Assertiveness at Any Age

Tuesday mornings at 11:00 a.m., I am on the telephone. I am speaking to Rose and to Blanche, to Sylvia and to Norma, to Helen and to Gertrude. All at the same time. The average age of my phone companions is 76. We are discussing how to be more assertive in one’s life. I am serving as the facilitator for this group of senior women, who are speaking from their homes, while I am teaching from my office.

This group phone conversation serves as the “classroom” for a course offered by University without Walls (UWW), sponsored by DOROT, an organization in New York that serves the Jewish elderly and homebound through a myriad of programs including visitors, telephone classes, cemetery visits and holiday programs. My class is one of almost 100 courses offered each year by phone to seniors in the New York metropolitan area and Florida, with plans to expand to New Jersey this Fall.

One of the most frequent areas we explored: acting more assertively with one’s adult children. One woman expressed the fear that if she speaks her mind, her children will limit her contact with the grandchildren. Another woman had difficulty saying “no” to requests to take care of her grandchildren. A number of problems had resulted from borrowing and lending money. Many women wanted to increase the communication and contact between themselves and their adult children, reporting that they often felt a distance which they wished to bridge. Some women expressed concern that their adult children wanted them to live a different lifestyle than they wished to: one woman felt her kids were trying to wear her down from her resolve to remain in her apartment in Manhattan, begging her to move to their home in the suburbs. She wanted to stay put and maintain her independence, her friendship networks and her neighborhood connections. Her daughter wanted the peace of mind of having her elderly mother close by, as well as the benefit of some child-care assistance. We helped this woman express her desires forcefully to her caring children and to remain in her own home.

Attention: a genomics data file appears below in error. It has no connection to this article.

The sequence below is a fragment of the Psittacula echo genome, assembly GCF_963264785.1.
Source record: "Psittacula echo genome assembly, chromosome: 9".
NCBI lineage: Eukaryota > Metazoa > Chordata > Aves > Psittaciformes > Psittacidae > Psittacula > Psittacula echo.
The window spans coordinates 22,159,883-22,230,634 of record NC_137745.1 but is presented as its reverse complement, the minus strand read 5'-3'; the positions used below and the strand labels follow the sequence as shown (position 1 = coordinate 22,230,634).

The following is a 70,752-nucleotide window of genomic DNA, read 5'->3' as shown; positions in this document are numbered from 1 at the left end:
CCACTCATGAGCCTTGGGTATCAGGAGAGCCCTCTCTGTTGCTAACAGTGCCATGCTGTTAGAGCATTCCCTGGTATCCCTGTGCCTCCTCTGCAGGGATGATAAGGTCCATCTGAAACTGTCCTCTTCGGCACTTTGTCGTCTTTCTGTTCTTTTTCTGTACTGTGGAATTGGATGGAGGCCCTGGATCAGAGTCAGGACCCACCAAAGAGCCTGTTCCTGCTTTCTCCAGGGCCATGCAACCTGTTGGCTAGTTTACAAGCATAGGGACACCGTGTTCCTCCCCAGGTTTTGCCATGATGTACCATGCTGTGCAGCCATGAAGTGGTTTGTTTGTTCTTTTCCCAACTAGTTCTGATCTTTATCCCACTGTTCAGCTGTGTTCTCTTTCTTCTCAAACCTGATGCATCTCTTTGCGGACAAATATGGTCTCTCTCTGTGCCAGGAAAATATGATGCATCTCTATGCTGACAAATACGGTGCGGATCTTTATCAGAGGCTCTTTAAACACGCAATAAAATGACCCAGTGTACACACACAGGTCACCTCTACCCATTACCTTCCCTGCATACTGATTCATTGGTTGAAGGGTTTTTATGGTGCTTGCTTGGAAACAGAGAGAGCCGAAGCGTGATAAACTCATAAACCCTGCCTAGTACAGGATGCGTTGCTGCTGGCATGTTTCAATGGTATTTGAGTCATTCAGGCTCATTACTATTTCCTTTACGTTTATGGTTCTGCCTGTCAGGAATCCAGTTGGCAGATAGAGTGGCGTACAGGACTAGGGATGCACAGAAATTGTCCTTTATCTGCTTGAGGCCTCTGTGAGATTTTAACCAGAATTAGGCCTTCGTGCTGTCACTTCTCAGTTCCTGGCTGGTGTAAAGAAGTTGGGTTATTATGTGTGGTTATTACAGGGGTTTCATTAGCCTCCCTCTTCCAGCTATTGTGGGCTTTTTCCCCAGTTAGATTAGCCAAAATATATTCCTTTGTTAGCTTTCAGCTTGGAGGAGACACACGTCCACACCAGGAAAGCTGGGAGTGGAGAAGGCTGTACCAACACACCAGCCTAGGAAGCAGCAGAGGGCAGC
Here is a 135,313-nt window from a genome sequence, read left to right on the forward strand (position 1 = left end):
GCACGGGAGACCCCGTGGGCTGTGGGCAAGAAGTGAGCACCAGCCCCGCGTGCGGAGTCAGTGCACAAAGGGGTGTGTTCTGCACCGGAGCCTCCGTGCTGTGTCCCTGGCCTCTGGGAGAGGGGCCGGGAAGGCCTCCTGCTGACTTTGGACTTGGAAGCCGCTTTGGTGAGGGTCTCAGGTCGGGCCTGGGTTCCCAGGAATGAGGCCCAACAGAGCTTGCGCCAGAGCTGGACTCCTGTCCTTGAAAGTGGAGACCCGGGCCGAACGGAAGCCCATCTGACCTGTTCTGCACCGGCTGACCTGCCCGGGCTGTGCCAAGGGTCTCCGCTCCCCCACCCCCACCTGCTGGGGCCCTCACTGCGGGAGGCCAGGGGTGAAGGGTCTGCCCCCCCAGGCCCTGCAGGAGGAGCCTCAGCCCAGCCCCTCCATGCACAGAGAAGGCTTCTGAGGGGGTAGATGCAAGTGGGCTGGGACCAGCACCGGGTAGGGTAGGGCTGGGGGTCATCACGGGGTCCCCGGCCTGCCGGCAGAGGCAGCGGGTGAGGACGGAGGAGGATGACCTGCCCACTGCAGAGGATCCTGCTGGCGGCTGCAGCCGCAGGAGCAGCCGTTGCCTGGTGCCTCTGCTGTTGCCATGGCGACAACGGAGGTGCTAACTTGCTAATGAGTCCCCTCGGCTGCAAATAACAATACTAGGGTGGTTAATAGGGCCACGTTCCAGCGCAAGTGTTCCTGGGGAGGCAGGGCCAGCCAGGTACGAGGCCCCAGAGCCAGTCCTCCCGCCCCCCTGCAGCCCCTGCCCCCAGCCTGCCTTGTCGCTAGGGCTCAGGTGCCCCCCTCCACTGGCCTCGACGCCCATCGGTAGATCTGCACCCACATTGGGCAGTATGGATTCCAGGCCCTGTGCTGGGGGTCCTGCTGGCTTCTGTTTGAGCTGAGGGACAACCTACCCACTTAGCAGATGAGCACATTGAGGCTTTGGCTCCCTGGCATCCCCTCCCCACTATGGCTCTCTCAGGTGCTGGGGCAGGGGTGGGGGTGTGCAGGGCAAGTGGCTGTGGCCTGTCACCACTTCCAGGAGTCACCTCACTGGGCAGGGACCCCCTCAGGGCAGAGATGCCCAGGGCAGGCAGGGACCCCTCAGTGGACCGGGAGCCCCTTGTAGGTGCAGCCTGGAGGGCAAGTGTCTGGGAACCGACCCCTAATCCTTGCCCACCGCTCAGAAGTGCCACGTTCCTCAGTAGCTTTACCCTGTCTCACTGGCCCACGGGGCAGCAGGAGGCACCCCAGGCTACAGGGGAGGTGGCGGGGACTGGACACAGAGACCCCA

Many women in the class wanted to be able to express their needs to medical professionals, whether to doctors who rushed them with their questions, or to the home health aides with whom they shared their lives. Women also discussed their frustrations about relationships with friends and neighbors. One woman felt that she was constantly lending things to her neighbor, but that these gestures were never reciprocated: in this case, we noted that the woman had difficulty in asking anyone for what she needed. Another woman was bitter that her friends rarely included her in their plans to go to lunch or the movies; the other women on the phone helped her to learn that at times she needed to be the initiator.

Most of the women felt that being assertive flew in the face of all they had ever known. They all felt that they had not been brought up to express their needs to others, but rather that they had been taught that it was their job to attend to the needs of others at all times. Some worried that becoming assertive would make them selfish or unlovable. As the course progressed, many of the women began to notice that not asserting themselves often led to resentments and dashed hopes. As a whole, these were eager and receptive students. Each week, they came back to report their results with a mixture of pride, surprise and growing comprehension of the power of speaking and acting assertively on their own behalf. They loved the sense of empowerment.